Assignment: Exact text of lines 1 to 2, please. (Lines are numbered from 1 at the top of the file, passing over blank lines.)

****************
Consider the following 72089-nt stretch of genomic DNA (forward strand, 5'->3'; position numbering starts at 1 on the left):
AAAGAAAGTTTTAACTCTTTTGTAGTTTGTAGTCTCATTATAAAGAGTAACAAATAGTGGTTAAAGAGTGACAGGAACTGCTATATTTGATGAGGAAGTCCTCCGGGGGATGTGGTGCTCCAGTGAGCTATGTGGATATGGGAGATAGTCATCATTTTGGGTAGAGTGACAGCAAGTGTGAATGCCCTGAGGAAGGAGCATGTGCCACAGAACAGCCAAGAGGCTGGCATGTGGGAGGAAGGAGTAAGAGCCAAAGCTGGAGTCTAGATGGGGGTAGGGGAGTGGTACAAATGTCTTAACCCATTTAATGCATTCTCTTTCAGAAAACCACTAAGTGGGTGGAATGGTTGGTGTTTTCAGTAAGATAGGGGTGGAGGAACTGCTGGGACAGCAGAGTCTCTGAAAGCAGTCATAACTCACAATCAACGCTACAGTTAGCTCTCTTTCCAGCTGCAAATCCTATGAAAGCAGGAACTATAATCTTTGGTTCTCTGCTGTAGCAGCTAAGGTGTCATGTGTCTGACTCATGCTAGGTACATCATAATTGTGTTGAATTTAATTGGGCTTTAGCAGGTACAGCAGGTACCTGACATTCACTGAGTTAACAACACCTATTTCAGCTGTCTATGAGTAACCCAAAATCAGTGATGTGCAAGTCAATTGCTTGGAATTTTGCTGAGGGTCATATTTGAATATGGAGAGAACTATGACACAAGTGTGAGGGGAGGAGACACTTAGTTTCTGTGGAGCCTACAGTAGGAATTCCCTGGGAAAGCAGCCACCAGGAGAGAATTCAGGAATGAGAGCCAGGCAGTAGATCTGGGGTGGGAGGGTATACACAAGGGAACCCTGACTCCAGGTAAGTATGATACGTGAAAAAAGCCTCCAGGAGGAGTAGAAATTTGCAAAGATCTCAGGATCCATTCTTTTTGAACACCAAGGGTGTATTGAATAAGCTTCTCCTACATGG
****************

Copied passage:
Consider the following 72089-nt stretch of genomic DNA (forward strand, 5'->3'; position numbering starts at 1 on the left):
AAAGAAAGTTTTAACTCTTTTGTAGTTTGTAGTCTCATTATAAAGAGTAACAAATAGTGGTTAAAGAGTGACAGGAACTGCTATATTTGATGAGGAAGTCCTCCGGGGGATGTGGTGCTCCAGTGAGCTATGTGGATATGGGAGATAGTCATCATTTTGGGTAGAGTGACAGCAAGTGTGAATGCCCTGAGGAAGGAGCATGTGCCACAGAACAGCCAAGAGGCTGGCATGTGGGAGGAAGGAGTAAGAGCCAAAGCTGGAGTCTAGATGGGGGTAGGGGAGTGGTACAAATGTCTTAACCCATTTAATGCATTCTCTTTCAGAAAACCACTAAGTGGGTGGAATGGTTGGTGTTTTCAGTAAGATAGGGGTGGAGGAACTGCTGGGACAGCAGAGTCTCTGAAAGCAGTCATAACTCACAATCAACGCTACAGTTAGCTCTCTTTCCAGCTGCAAATCCTATGAAAGCAGGAACTATAATCTTTGGTTCTCTGCTGTAGCAGCTAAGGTGTCATGTGTCTGACTCATGCTAGGTACATCATAATTGTGTTGAATTTAATTGGGCTTTAGCAGGTACAGCAGGTACCTGACATTCACTGAGTTAACAACACCTATTTCAGCTGTCTATGAGTAACCCAAAATCAGTGATGTGCAAGTCAATTGCTTGGAATTTTGCTGAGGGTCATATTTGAATATGGAGAGAACTATGACACAAGTGTGAGGGGAGGAGACACTTAGTTTCTGTGGAGCCTACAGTAGGAATTCCCTGGGAAAGCAGCCACCAGGAGAGAATTCAGGAATGAGAGCCAGGCAGTAGATCTGGGGTGGGAGGGTATACACAAGGGAACCCTGACTCCAGGTAAGTATGATACGTGAAAAAAGCCTCCAGGAGGAGTAGAAATTTGCAAAGATCTCAGGATCCATTCTTTTTGAACACCAAGGGTGTATTGAATAAGCTTCTCCTACATGG